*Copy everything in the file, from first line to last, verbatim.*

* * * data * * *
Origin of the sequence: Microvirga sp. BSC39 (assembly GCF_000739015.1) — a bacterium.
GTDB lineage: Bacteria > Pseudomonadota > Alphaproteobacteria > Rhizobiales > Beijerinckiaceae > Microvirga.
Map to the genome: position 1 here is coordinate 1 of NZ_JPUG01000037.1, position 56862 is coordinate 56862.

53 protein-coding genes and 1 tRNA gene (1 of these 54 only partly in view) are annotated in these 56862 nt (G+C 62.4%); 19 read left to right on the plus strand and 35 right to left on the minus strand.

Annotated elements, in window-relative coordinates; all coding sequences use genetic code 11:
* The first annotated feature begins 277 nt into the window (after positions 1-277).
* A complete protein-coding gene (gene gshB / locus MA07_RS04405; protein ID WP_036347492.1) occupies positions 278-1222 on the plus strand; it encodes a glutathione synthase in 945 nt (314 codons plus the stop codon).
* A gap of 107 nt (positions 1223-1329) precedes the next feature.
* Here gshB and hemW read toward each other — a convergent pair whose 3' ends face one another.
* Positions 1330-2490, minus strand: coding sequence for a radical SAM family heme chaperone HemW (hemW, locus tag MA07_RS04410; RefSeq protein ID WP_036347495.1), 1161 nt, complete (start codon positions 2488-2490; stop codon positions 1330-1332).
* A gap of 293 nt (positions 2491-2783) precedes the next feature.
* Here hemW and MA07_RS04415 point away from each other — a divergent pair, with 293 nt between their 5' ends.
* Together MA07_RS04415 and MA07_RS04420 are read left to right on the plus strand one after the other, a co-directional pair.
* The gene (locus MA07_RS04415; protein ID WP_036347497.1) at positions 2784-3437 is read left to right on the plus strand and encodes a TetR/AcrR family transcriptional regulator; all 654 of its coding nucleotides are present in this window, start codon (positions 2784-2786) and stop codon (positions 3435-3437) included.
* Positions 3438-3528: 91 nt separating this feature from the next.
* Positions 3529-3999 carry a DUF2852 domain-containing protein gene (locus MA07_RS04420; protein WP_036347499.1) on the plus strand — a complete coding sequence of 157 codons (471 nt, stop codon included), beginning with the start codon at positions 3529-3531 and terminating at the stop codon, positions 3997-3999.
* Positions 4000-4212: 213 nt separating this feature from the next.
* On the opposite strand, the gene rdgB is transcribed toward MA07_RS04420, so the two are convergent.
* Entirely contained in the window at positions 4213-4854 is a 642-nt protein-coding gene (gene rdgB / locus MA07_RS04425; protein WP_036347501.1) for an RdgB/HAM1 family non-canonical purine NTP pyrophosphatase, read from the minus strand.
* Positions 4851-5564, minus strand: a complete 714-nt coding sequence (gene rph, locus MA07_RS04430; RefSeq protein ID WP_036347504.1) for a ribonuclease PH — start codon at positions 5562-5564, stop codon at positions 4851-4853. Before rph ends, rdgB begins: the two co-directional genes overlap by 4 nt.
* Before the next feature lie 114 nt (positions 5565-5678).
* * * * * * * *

Origin of the sequence: Microvirga sp. BSC39 (assembly GCF_000739015.1) — a bacterium.
GTDB lineage: Bacteria > Pseudomonadota > Alphaproteobacteria > Rhizobiales > Beijerinckiaceae > Microvirga.
Map to the genome: position 1 here is coordinate 1 of NZ_JPUG01000037.1, position 56862 is coordinate 56862.

53 protein-coding genes and 1 tRNA gene (1 of these 54 only partly in view) are annotated in these 56862 nt (G+C 62.4%); 19 read left to right on the plus strand and 35 right to left on the minus strand.

Annotated elements, in window-relative coordinates; all coding sequences use genetic code 11:
* The first annotated feature begins 277 nt into the window (after positions 1-277).
* A complete protein-coding gene (gene gshB / locus MA07_RS04405; protein ID WP_036347492.1) occupies positions 278-1222 on the plus strand; it encodes a glutathione synthase in 945 nt (314 codons plus the stop codon).
* A gap of 107 nt (positions 1223-1329) precedes the next feature.
* Here gshB and hemW read toward each other — a convergent pair whose 3' ends face one another.
* Positions 1330-2490, minus strand: coding sequence for a radical SAM family heme chaperone HemW (hemW, locus tag MA07_RS04410; RefSeq protein ID WP_036347495.1), 1161 nt, complete (start codon positions 2488-2490; stop codon positions 1330-1332).
* A gap of 293 nt (positions 2491-2783) precedes the next feature.
* Here hemW and MA07_RS04415 point away from each other — a divergent pair, with 293 nt between their 5' ends.
* Together MA07_RS04415 and MA07_RS04420 are read left to right on the plus strand one after the other, a co-directional pair.
* The gene (locus MA07_RS04415; protein ID WP_036347497.1) at positions 2784-3437 is read left to right on the plus strand and encodes a TetR/AcrR family transcriptional regulator; all 654 of its coding nucleotides are present in this window, start codon (positions 2784-2786) and stop codon (positions 3435-3437) included.
* Positions 3438-3528: 91 nt separating this feature from the next.
* Positions 3529-3999 carry a DUF2852 domain-containing protein gene (locus MA07_RS04420; protein WP_036347499.1) on the plus strand — a complete coding sequence of 157 codons (471 nt, stop codon included), beginning with the start codon at positions 3529-3531 and terminating at the stop codon, positions 3997-3999.
* Positions 4000-4212: 213 nt separating this feature from the next.
* On the opposite strand, the gene rdgB is transcribed toward MA07_RS04420, so the two are convergent.
* Entirely contained in the window at positions 4213-4854 is a 642-nt protein-coding gene (gene rdgB / locus MA07_RS04425; protein WP_036347501.1) for an RdgB/HAM1 family non-canonical purine NTP pyrophosphatase, read from the minus strand.
* Positions 4851-5564, minus strand: a complete 714-nt coding sequence (gene rph, locus MA07_RS04430; RefSeq protein ID WP_036347504.1) for a ribonuclease PH — start codon at positions 5562-5564, stop codon at positions 4851-4853. Before rph ends, rdgB begins: the two co-directional genes overlap by 4 nt.
* Before the next feature lie 114 nt (positions 5565-5678).